Grocery stores, fast food, the corner gas station, the office or holiday party. It’s everywhere. At least in Western countries, we have way more available to us than we’ll ever need. It’s a blessing and a curse. With SO many choices and such a variety, from cereals to soups to pre-made dinners, we can get overwhelmed. It becomes mentally draining and our brains tell us that we want to try it all. Not only that, but more choice, makes us less happy. We feel that, when we make a choice, we may have made the wrong one. Read more about choice and brain drain inthis NY times article, “Too Many Choices, a Problem that Can Paralyze.” http://www.nytimes.com/2010/02/27/your-money/27shortcuts.html?_r=0
What to do about it: Avoid seeing, driving by, thinking about your food triggers. Again, don’t shop when you’re hungry and BE PREPARED. Buy a cute little cooler to bring your own lunch and snacks to the office or keep in the car for when the urge hits. Plan meals ahead. Have a full pantry.
4. Seeking Behavior: Dopamine
All animals do it and it’s meant to encourage us to find food and survive. We’re alive, we need sustenance, we crave food! Food means life. Wow, that’s a strong motivator. No wonder you’re having a hard time resisting these foods! It’s the reason we like to shop, even when we don’t really need anything.
The hormone, dopamine, is triggered which keeps you seeking until that urge is satisfied.
What to do about it: Be aware of what’s going on… be mindful. Tell yourself how bad something is for you, that it’s toxic. Remember that neurons that fire together, wire together and become stronger. But, also, those that don’t, eventually go away. The brain wants to clip out those neurons to make way for others so the less you think about something you crave, the better. Start strengthening those pathways of healthy nutritious food. You can do this by visualizing your tasty alternatives.
5. You are your friends!
We are social creatures and you may not realize it, but we try to be like each other. Just look at a group of girls and what they’re wearing. They’ll all have the same short skirt or platform shoes and even wear their hair the same. Or, a motorcycle gang, the same leather jacket, head band, motorcycle and sunglasses. It helps us identify with the tribe. So, when your friends are eating one way, you probably are, too, and if they are on the chunky side, so are you. We just feel more comfortable that way. And, when we’re different, we feel less so. Of course, this is not so for some people, but it is for the majority.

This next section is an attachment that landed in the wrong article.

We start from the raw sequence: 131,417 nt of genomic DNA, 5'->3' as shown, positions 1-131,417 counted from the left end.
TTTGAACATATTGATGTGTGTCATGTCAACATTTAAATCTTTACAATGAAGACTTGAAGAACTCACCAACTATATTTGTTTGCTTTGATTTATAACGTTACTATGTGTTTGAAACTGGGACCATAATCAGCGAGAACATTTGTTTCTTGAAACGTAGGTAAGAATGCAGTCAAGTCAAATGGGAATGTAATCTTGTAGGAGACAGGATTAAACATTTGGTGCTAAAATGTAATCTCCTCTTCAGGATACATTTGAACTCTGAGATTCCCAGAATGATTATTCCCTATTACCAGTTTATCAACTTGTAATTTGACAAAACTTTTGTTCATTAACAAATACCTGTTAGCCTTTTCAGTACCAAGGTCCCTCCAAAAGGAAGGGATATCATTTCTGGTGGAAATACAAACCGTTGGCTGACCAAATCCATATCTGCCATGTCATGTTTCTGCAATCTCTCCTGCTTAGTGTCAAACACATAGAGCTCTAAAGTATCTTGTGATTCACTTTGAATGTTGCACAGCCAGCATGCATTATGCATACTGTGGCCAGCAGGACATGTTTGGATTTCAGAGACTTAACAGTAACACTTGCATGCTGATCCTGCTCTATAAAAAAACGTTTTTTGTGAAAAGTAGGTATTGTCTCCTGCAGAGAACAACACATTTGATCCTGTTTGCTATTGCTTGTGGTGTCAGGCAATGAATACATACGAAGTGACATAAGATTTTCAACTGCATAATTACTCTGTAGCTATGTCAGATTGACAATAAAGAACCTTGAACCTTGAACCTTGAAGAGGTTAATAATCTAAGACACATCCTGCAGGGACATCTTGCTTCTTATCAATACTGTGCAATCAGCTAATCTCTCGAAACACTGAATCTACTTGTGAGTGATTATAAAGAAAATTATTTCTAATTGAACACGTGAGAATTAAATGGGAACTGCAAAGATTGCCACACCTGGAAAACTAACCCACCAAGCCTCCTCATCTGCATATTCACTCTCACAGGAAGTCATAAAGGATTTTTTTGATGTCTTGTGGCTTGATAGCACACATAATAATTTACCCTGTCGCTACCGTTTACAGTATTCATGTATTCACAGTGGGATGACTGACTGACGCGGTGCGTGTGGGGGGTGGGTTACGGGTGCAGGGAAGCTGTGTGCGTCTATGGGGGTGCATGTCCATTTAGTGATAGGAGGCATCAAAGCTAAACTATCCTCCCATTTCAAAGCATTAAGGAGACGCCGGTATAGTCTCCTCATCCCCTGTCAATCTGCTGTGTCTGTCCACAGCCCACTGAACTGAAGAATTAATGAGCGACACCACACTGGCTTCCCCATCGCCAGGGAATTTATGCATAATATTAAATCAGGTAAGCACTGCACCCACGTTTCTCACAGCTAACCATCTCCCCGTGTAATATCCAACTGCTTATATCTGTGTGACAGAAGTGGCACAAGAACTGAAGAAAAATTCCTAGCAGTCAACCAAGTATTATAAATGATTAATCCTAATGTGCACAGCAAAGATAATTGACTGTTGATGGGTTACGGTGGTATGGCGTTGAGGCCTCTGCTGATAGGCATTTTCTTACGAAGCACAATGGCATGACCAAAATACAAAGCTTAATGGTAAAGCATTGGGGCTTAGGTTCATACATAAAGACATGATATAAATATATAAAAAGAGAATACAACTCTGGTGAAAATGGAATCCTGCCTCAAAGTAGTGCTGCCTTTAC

What to do about it: The fact that you KNOW why this is happening is a great first step. It should make you more conscience about taking that extra helping. You could also let your friends in on the notion and see if they’d be interested in making a change, as a group. Come up with a challenge to lose x-number of pounds in 60 days. Be a leader in your group. Be OK that you’re different than your friends. Now that you know, choose to be different. You’ll feel better, look better and be your own person, who is eating for health!
SUMMARY: It all starts with consciousness about the things you’re battling. You have to know what the enemy is. If you’re happy being 50 lbs overweight, then that’s fine, but if you want to lose the weight or eat better foods, arm yourself with these tools to successfully win the war on bad food choices and habits that may control you.
Chances are that you’ll start to notice when you’re subconsciously triggered to want a forbidden food or a new meal at your favorite restaurant. And, with that split-second of consciousness, you just may be able to stop yourself.
I have good days and bad days when it comes to by-passing temptations in the market, but I can honestly say that I can pass by the cheese section, look straight ahead and think about what other whole foods I can purchase (that are on my grocery list, from my meal plan, BTW.)
General tips to help you overcome evolutionary drivers and gain new habits:
Meal plan, meal plan, meal plan! I can’t say it enough. If you haven’t yet, read this article, “Plant-Based Meal Planning Mistakes, and How to Avoid them,” that also included a download of 8 plant-based meal planning mistakes. Also, download this handy food diary / planner.
Use the Goldilocks rule:
Don’t make a new habit so hard that you won’t do it or too easy. Instead find one that just enough of a challenge to that you feel empowered to act.
Measure your progress:
It’s motivating to see where you’ve been and how it’s going. Download this weight tracker.
Fixed vs Growth Mindset
Change your mindset from being fixed to a growth mindset and remember that human beings are constantly growing and changing. If you work hard, you can make it happen vs “I can’t change, I’m just this way.”
Take Tiny Steps
Start small and add on: tiny steps are the way to make changing habits work. If you feel overwhelmed with where you’re going remember that each journey starts with a single step. What next simple step can you take toward that new habit?